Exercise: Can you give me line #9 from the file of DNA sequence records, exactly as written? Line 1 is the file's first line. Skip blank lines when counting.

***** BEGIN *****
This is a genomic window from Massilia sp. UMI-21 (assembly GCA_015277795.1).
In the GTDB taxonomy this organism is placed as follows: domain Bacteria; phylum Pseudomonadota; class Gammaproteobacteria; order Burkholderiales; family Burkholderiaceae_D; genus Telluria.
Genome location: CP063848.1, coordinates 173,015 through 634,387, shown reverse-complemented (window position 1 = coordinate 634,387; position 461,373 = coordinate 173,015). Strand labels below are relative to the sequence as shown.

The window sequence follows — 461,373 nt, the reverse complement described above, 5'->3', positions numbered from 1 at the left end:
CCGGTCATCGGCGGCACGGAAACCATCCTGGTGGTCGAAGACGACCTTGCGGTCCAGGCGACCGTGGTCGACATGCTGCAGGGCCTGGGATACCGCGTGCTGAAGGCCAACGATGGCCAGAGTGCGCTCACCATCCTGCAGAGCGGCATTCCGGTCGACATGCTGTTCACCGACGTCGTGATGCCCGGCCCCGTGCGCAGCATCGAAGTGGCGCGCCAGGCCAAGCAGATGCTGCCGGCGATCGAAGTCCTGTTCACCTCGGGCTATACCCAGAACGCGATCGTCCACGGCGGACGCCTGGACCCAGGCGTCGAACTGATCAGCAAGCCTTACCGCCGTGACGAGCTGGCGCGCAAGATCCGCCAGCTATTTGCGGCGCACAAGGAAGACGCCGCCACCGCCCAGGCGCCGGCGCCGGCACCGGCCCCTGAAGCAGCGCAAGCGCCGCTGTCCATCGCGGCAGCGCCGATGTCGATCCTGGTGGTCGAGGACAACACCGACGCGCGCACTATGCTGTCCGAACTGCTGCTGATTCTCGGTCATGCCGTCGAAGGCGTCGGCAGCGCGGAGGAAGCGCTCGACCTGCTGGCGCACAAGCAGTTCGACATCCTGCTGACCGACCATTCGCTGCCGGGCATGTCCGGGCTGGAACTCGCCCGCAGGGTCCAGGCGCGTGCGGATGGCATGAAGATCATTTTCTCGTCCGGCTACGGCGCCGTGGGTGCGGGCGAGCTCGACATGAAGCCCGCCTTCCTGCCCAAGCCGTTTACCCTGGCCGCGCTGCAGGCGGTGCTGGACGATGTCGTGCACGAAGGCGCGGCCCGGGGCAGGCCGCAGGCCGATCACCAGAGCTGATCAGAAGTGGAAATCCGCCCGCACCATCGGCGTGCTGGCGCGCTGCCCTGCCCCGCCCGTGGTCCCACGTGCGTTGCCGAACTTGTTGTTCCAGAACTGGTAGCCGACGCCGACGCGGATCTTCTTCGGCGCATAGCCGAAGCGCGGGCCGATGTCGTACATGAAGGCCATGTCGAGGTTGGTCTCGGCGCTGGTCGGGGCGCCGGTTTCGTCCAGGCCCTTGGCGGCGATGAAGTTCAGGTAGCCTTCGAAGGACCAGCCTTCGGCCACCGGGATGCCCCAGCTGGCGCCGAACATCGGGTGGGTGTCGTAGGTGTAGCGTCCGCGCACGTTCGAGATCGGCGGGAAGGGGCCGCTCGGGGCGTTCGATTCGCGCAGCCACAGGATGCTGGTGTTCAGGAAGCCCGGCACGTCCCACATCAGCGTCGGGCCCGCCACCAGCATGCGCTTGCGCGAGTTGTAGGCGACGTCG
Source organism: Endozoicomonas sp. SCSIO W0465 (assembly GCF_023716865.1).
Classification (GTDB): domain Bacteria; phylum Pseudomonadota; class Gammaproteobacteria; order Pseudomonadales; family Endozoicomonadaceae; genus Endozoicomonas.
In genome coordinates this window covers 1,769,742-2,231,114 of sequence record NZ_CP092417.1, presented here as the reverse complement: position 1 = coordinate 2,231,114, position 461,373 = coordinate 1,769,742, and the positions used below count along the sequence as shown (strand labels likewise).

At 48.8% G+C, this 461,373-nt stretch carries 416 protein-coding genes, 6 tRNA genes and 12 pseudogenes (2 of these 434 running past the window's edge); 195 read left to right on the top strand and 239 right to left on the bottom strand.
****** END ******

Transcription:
At 48.8% G+C, this 461,373-nt stretch carries 416 protein-coding genes, 6 tRNA genes and 12 pseudogenes (2 of these 434 running past the window's edge); 195 read left to right on the top strand and 239 right to left on the bottom strand.